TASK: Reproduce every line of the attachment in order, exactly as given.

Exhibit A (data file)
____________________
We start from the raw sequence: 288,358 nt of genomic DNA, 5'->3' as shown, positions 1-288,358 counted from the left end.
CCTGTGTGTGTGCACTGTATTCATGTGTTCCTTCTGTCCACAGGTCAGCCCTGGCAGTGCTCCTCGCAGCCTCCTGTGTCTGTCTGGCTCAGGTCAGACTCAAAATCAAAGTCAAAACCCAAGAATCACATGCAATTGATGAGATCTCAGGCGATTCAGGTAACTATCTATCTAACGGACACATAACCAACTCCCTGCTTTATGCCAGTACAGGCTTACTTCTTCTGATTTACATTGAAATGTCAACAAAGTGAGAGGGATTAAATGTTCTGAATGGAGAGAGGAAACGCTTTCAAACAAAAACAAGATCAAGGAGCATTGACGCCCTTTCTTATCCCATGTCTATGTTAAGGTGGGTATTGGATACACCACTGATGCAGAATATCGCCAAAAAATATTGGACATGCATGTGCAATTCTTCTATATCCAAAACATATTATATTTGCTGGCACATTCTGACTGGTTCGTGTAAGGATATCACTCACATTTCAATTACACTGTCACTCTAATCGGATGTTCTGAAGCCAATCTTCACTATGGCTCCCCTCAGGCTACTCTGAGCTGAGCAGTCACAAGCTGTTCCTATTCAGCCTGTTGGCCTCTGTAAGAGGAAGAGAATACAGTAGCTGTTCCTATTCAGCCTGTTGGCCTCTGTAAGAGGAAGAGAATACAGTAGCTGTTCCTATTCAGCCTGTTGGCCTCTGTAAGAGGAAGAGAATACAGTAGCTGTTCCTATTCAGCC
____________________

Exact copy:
We start from the raw sequence: 288,358 nt of genomic DNA, 5'->3' as shown, positions 1-288,358 counted from the left end.
CCTGTGTGTGTGCACTGTATTCATGTGTTCCTTCTGTCCACAGGTCAGCCCTGGCAGTGCTCCTCGCAGCCTCCTGTGTCTGTCTGGCTCAGGTCAGACTCAAAATCAAAGTCAAAACCCAAGAATCACATGCAATTGATGAGATCTCAGGCGATTCAGGTAACTATCTATCTAACGGACACATAACCAACTCCCTGCTTTATGCCAGTACAGGCTTACTTCTTCTGATTTACATTGAAATGTCAACAAAGTGAGAGGGATTAAATGTTCTGAATGGAGAGAGGAAACGCTTTCAAACAAAAACAAGATCAAGGAGCATTGACGCCCTTTCTTATCCCATGTCTATGTTAAGGTGGGTATTGGATACACCACTGATGCAGAATATCGCCAAAAAATATTGGACATGCATGTGCAATTCTTCTATATCCAAAACATATTATATTTGCTGGCACATTCTGACTGGTTCGTGTAAGGATATCACTCACATTTCAATTACACTGTCACTCTAATCGGATGTTCTGAAGCCAATCTTCACTATGGCTCCCCTCAGGCTACTCTGAGCTGAGCAGTCACAAGCTGTTCCTATTCAGCCTGTTGGCCTCTGTAAGAGGAAGAGAATACAGTAGCTGTTCCTATTCAGCCTGTTGGCCTCTGTAAGAGGAAGAGAATACAGTAGCTGTTCCTATTCAGCCTGTTGGCCTCTGTAAGAGGAAGAGAATACAGTAGCTGTTCCTATTCAGCC